Message Startup Slack Draws Interest From Amazon.comBy , , and
Chatroom company’s value said to be at least $9 billion
Transaction would be biggest ever acquisition for Amazon
Corporate chatroom startup Slack Technologies Inc. has received recent inquiries about a potential takeover from technology companies including Amazon.com Inc., people with knowledge of the situation said, a deal that would be the biggest ever for the internet-commerce giant.
San Francisco-based Slack could be valued at at least $9 billion in a sale, the people said. An agreement isn’t assured and discussions may not go further, said the people, who asked not to be identified because the matter is private.
Buying Slack would help Amazon bolster its enterprise services as it seeks to compete with rivals like Microsoft Corp. and Alphabet Inc.’s Google. The company’s cloud-hosting unit, Amazon Web Services, in February unveiled a paid-for video and audio conferencing service -- Amazon Chime -- that lets users chat and share content.
Representatives for Amazon and Slack declined to comment.
One of the companies interested in Slack has grown frustrated with its reticence on a potential sale and is ready to drop its pursuit if Slack doesn’t immediately engage, one of the people said.
Slack is simultaneously pursuing a $500 million fundraising round that would value the company at $5 billion, said another of the people. That person said a sale and a funding round were equally likely at this point. The fundraising effort was reported earlier by Recode.
Amazon fell 1.3 percent Thursday in New York trading.
Amazon’s biggest acquisition to date came in 2014, when it agreed to buy video-game service Twitch Interactive Inc. for $970 million in cash to bolster its entertainment offering, according to data compiled by Bloomberg. The Seattle-based company had about $21.5 billion of cash and equivalents at the end of March, the data show.
Amazon has been expanding beyond its e-commerce platform, experimenting with food delivery and physical stores and dominating the cloud-storage business. Its $99-a-year Amazon Prime subscription, which includes delivery discounts, music and video streaming and photo storage, keeps shoppers engaged with the website. Echo, the company’s voice controlled speaker, embeds Amazon even further in people’s lives by making it easy to order from the website or even from a pizza delivery company.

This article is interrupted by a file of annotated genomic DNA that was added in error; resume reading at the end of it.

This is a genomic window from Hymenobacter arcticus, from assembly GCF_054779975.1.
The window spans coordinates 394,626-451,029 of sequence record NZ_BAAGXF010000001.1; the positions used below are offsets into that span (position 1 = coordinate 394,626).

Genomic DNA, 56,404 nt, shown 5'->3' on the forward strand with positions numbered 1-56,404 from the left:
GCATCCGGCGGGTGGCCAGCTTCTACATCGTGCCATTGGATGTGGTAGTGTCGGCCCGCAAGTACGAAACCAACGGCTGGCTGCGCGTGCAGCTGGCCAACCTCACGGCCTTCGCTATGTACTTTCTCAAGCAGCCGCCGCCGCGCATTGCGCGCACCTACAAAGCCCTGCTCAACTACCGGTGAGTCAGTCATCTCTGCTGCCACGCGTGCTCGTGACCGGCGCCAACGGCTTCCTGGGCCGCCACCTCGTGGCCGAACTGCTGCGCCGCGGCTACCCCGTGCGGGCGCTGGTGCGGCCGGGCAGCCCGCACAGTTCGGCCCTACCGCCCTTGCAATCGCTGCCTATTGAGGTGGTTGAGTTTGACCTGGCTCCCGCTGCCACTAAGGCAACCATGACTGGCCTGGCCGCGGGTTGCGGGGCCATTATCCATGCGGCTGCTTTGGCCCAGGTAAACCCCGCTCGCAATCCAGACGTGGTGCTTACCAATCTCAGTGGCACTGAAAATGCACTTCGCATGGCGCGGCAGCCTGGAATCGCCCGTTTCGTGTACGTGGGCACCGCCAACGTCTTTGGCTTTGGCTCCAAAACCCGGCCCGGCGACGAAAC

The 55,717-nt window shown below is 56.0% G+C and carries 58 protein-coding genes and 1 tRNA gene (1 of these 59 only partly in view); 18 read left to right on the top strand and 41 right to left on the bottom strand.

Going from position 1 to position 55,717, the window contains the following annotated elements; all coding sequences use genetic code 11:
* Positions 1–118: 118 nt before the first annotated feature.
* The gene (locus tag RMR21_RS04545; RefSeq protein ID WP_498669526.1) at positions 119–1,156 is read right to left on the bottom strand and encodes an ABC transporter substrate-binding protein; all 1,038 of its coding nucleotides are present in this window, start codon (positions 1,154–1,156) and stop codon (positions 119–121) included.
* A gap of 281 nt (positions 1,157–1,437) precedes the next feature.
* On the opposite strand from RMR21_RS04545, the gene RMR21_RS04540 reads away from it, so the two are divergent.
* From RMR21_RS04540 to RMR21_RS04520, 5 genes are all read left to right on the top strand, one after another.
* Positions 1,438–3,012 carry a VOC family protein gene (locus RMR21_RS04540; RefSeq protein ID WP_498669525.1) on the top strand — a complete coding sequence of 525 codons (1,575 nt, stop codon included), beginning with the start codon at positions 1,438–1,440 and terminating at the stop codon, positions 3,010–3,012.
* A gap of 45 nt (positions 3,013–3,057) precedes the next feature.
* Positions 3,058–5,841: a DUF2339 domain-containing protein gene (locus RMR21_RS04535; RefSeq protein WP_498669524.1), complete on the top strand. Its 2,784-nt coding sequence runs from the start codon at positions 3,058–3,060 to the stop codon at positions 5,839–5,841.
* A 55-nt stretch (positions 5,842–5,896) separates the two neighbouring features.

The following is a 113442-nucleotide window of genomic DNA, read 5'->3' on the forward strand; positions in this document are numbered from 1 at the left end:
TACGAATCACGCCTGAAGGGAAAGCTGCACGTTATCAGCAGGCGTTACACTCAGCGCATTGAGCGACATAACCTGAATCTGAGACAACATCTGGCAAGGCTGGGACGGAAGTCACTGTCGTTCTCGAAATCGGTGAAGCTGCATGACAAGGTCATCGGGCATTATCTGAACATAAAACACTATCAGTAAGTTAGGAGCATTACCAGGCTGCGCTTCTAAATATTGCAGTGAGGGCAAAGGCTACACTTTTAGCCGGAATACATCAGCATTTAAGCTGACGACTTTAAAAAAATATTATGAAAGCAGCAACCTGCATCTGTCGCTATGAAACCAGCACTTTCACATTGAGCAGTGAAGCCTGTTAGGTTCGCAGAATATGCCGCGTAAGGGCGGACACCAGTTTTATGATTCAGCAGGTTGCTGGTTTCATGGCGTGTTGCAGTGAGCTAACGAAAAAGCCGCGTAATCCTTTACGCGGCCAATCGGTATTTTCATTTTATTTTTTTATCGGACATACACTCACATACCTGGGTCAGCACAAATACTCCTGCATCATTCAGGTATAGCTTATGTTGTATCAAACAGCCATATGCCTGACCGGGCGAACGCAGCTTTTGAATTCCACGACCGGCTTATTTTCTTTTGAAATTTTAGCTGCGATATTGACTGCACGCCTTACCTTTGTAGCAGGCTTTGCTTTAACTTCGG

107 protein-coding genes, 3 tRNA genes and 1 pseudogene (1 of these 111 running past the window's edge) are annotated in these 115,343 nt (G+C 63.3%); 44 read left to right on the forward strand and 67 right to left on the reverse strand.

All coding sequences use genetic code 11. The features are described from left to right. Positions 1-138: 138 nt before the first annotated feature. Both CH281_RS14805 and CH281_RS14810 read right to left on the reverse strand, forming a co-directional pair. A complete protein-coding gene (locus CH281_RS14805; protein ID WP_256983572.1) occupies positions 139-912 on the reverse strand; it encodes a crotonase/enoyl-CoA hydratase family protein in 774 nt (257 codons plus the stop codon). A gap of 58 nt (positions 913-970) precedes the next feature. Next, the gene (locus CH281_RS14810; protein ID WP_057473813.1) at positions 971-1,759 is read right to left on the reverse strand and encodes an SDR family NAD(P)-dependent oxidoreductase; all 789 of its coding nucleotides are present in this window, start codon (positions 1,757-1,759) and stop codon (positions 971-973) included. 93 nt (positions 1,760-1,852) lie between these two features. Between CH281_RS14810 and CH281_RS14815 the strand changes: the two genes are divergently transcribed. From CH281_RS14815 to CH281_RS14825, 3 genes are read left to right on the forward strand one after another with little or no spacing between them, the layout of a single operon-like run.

The launch of Chime put it in direct competition with Microsoft’s Skype and Cisco Systems Inc.’s WebEx service in providing conferencing to corporate clients. The service was added to an increasing roster of AWS products, including security systems, a business intelligence service named Quicksight and hardware to allow customers to securely transfer large amounts of data -- all aimed at business clients.
Redmond, Washington-based Microsoft had considered acquiring Slack, people familiar with that matter said last year, but the discussions never got serious enough to involve CEO Satya Nadella or the company’s board. Microsoft opted instead to build its own similar software.
Tech companies have announced just $49 billion of deals this year, down more than 40 percent since the same period in 2016. Cisco Systems Inc. signed the biggest U.S. tech deal of the year in January, agreeing to pay $3.7 billion for AppDynamics Inc. right before the software developer startup was due to price its initial public offering.
Slack raised $200 million in its latest funding round in 2016, led by Thrive Capital Management LLC, valuing it at $3.8 billion. The company, which introduced its business chat software in 2013, has recently turned its eye to bigger users. In January, Slack debuted an enterprise version of its chat software that allows tens of thousands of employees to collaborate across teams at major corporations like International Business Machines Corp.
Slack’s Canadian born co-founder and chief executive officer, Stewart Butterfield, said last month in a Bloomberg TV interview that an IPO “would be years away,” citing some unpredictability as the business continues to grow quickly.
The company has about 800 employees across seven offices, including one recently opened in London. Slack has 5 million daily active users -- 1.5 million of whom pay to use the service -- and had $150 million in annual recurring revenue as of Jan. 31.
Bloomberg Beta, the venture capital arm of Bloomberg LP, is an investor in Slack.
— With assistance by Dina Bass, Spencer Soper, Mark Bergen, Molly Schuetz, and Ellen Huet